167: 785–91. PMID 775177. "Von Graefe-prize. Determinations". Bericht Über die Zusammenkunft. 71: 755–6. 1972. PMID 4582045. "Statute concerning the award and grant of the "Graefe medal"" [Statute concerning the award and grant of the "Graefe
Netherlands Institute for Art History
The Netherlands Institute for Art History or RKD is located in The Hague and is home to the largest art history center in the world. The center specializes in documentation and books on Western art from the late Middle Ages until modern times. All of this is open to the public, much of it has been digitized and is available on their website; the main goal of the bureau is to collect and make art research available, most notably in the field of Dutch Masters. Via the available databases, the visitor can gain insight into archival evidence on the lives of many artists of past centuries; the library owns 450,000 titles, of which ca. 150,000 are auction catalogs. There are ca. 3,000 magazines, of which 600 are running subscriptions. Though most of the text is in Dutch, the standard record format includes a link to library entries and images of known works, which include English as well as Dutch titles; the RKD manages the Dutch version of the Art and Architecture Thesaurus, a thesaurus of terms for management of information on art and architecture.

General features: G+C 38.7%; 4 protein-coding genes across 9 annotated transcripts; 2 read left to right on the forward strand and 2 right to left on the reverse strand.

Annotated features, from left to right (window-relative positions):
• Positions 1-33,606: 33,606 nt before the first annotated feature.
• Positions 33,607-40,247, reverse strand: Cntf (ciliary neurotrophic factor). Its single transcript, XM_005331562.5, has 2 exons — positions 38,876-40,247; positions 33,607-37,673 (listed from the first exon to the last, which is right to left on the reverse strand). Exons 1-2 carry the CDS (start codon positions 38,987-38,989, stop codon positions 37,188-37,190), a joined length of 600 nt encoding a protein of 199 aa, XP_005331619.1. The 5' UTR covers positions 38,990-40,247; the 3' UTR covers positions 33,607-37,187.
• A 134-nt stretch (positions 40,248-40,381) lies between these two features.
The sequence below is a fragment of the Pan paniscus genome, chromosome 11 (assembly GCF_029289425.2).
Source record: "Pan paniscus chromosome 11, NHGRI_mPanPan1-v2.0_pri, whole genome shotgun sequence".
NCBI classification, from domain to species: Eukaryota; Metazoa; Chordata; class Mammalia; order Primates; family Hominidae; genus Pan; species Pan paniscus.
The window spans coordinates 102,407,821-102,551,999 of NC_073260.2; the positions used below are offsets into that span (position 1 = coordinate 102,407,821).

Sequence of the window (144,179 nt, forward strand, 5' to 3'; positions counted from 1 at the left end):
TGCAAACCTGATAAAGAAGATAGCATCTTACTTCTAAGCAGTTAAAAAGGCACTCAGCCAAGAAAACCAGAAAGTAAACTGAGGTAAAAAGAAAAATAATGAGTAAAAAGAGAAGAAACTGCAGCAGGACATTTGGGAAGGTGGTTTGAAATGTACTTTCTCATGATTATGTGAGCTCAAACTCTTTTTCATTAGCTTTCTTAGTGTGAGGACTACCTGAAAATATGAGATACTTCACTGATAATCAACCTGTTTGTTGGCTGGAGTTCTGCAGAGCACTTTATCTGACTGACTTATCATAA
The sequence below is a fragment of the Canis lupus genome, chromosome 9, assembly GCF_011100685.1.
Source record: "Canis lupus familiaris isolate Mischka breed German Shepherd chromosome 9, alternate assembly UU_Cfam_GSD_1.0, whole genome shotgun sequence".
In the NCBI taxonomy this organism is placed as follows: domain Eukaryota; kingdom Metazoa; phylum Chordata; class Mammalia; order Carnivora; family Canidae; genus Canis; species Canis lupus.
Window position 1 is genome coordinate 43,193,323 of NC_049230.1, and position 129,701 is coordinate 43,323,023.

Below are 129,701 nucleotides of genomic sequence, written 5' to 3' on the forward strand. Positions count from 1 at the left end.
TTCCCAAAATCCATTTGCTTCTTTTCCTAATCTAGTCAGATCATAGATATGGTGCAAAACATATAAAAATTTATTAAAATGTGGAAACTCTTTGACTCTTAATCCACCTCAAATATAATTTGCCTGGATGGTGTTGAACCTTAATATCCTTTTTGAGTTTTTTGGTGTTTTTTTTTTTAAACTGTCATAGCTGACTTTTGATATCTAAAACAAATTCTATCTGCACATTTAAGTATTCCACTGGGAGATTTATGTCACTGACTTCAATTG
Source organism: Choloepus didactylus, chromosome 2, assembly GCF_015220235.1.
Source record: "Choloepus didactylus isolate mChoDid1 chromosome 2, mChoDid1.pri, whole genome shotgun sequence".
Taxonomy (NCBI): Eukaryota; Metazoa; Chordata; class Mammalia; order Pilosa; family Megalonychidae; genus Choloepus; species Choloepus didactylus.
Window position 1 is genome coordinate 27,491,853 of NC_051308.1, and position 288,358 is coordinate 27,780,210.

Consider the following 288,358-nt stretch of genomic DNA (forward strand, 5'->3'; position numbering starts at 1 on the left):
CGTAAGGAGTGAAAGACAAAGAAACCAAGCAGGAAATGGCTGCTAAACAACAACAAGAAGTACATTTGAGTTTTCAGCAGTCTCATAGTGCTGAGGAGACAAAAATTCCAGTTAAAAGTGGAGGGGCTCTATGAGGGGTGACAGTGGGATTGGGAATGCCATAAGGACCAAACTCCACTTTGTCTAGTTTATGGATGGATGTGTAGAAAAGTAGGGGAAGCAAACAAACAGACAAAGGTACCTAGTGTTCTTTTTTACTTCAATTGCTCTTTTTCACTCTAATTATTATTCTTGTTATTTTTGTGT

The original version is an initiative of the Getty Research Institute in California. The collection was started through bequests by Frits Lugt, art historian and owner of a massive collection of drawings and prints, Cornelis Hofstede de Groot, a collector, art historian and museum curator, their bequest formed the basis for both the art collection and the library, now housed in the Koninklijke Bibliotheek. Though not all of the library's holdings have been digitised, much of its metadata is accessible online; the website itself is available in both an English user interface. In the artist database RKDartists, each artist is assigned a record number. To reference an artist page directly, use the code listed at the bottom of the record of the form: https://rkd.nl/en/explore/artists/ followed by the artist's record number. For example, the artist record number for Salvador Dalí is 19752, so his RKD artist page can be referenced. In the images database RKDimages, each artwork is assigned a record number.